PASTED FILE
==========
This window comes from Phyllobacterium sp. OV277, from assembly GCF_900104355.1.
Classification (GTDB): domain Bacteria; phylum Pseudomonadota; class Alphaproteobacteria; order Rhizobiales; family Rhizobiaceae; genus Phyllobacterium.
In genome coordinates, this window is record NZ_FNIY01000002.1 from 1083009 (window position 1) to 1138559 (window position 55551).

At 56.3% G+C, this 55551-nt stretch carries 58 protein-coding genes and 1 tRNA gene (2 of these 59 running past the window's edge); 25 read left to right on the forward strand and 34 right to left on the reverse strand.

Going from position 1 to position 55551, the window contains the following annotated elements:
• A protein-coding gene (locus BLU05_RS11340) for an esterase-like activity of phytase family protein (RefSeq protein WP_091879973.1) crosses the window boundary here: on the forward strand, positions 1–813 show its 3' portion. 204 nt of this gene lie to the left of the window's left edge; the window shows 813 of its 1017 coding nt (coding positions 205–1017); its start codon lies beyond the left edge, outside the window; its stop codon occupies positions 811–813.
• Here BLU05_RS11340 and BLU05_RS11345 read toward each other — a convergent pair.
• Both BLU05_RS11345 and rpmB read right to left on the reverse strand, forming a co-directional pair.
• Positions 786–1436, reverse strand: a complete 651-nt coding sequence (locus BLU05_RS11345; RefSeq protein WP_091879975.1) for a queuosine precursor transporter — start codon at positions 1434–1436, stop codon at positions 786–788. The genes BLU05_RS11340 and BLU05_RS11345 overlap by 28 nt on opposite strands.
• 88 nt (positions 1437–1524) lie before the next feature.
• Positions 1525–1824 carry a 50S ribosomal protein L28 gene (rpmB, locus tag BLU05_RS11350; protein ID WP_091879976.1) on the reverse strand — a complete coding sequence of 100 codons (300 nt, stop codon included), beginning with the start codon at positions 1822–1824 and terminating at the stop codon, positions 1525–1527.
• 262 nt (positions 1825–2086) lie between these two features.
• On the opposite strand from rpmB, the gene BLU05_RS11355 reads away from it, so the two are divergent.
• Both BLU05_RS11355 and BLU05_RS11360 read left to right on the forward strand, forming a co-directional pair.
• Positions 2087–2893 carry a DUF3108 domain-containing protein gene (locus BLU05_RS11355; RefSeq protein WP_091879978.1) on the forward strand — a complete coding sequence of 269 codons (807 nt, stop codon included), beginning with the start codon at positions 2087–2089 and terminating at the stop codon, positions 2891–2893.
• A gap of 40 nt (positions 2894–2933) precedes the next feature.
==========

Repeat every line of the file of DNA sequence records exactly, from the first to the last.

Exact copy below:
This window comes from Phyllobacterium sp. OV277, from assembly GCF_900104355.1.
Classification (GTDB): domain Bacteria; phylum Pseudomonadota; class Alphaproteobacteria; order Rhizobiales; family Rhizobiaceae; genus Phyllobacterium.
In genome coordinates, this window is record NZ_FNIY01000002.1 from 1083009 (window position 1) to 1138559 (window position 55551).

At 56.3% G+C, this 55551-nt stretch carries 58 protein-coding genes and 1 tRNA gene (2 of these 59 running past the window's edge); 25 read left to right on the forward strand and 34 right to left on the reverse strand.

Going from position 1 to position 55551, the window contains the following annotated elements:
• A protein-coding gene (locus BLU05_RS11340) for an esterase-like activity of phytase family protein (RefSeq protein WP_091879973.1) crosses the window boundary here: on the forward strand, positions 1–813 show its 3' portion. 204 nt of this gene lie to the left of the window's left edge; the window shows 813 of its 1017 coding nt (coding positions 205–1017); its start codon lies beyond the left edge, outside the window; its stop codon occupies positions 811–813.
• Here BLU05_RS11340 and BLU05_RS11345 read toward each other — a convergent pair.
• Both BLU05_RS11345 and rpmB read right to left on the reverse strand, forming a co-directional pair.
• Positions 786–1436, reverse strand: a complete 651-nt coding sequence (locus BLU05_RS11345; RefSeq protein WP_091879975.1) for a queuosine precursor transporter — start codon at positions 1434–1436, stop codon at positions 786–788. The genes BLU05_RS11340 and BLU05_RS11345 overlap by 28 nt on opposite strands.
• 88 nt (positions 1437–1524) lie before the next feature.
• Positions 1525–1824 carry a 50S ribosomal protein L28 gene (rpmB, locus tag BLU05_RS11350; protein ID WP_091879976.1) on the reverse strand — a complete coding sequence of 100 codons (300 nt, stop codon included), beginning with the start codon at positions 1822–1824 and terminating at the stop codon, positions 1525–1527.
• 262 nt (positions 1825–2086) lie between these two features.
• On the opposite strand from rpmB, the gene BLU05_RS11355 reads away from it, so the two are divergent.
• Both BLU05_RS11355 and BLU05_RS11360 read left to right on the forward strand, forming a co-directional pair.
• Positions 2087–2893 carry a DUF3108 domain-containing protein gene (locus BLU05_RS11355; RefSeq protein WP_091879978.1) on the forward strand — a complete coding sequence of 269 codons (807 nt, stop codon included), beginning with the start codon at positions 2087–2089 and terminating at the stop codon, positions 2891–2893.
• A gap of 40 nt (positions 2894–2933) precedes the next feature.